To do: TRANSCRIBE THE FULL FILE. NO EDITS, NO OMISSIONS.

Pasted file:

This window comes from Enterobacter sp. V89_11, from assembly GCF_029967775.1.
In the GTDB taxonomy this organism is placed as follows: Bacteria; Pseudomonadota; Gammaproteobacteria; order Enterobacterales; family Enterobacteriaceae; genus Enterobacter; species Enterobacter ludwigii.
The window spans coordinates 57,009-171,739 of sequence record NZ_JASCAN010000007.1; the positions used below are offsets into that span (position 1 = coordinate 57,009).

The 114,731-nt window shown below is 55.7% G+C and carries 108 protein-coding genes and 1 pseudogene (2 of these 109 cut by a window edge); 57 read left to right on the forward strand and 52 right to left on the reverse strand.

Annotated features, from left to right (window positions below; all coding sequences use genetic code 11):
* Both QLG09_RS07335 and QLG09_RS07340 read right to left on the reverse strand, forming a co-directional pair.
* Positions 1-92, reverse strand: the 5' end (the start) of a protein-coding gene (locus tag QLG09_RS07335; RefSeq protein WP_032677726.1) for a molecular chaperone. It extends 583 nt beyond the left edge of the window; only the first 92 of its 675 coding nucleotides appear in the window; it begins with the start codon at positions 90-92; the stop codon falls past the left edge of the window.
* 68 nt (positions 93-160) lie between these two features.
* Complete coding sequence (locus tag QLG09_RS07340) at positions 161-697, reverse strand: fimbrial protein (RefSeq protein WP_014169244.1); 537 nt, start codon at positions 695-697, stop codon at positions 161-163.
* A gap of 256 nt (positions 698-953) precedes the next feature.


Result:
This window comes from Enterobacter sp. V89_11, from assembly GCF_029967775.1.
In the GTDB taxonomy this organism is placed as follows: Bacteria; Pseudomonadota; Gammaproteobacteria; order Enterobacterales; family Enterobacteriaceae; genus Enterobacter; species Enterobacter ludwigii.
The window spans coordinates 57,009-171,739 of sequence record NZ_JASCAN010000007.1; the positions used below are offsets into that span (position 1 = coordinate 57,009).

The 114,731-nt window shown below is 55.7% G+C and carries 108 protein-coding genes and 1 pseudogene (2 of these 109 cut by a window edge); 57 read left to right on the forward strand and 52 right to left on the reverse strand.

Annotated features, from left to right (window positions below; all coding sequences use genetic code 11):
* Both QLG09_RS07335 and QLG09_RS07340 read right to left on the reverse strand, forming a co-directional pair.
* Positions 1-92, reverse strand: the 5' end (the start) of a protein-coding gene (locus tag QLG09_RS07335; RefSeq protein WP_032677726.1) for a molecular chaperone. It extends 583 nt beyond the left edge of the window; only the first 92 of its 675 coding nucleotides appear in the window; it begins with the start codon at positions 90-92; the stop codon falls past the left edge of the window.
* 68 nt (positions 93-160) lie between these two features.
* Complete coding sequence (locus tag QLG09_RS07340) at positions 161-697, reverse strand: fimbrial protein (RefSeq protein WP_014169244.1); 537 nt, start codon at positions 695-697, stop codon at positions 161-163.
* A gap of 256 nt (positions 698-953) precedes the next feature.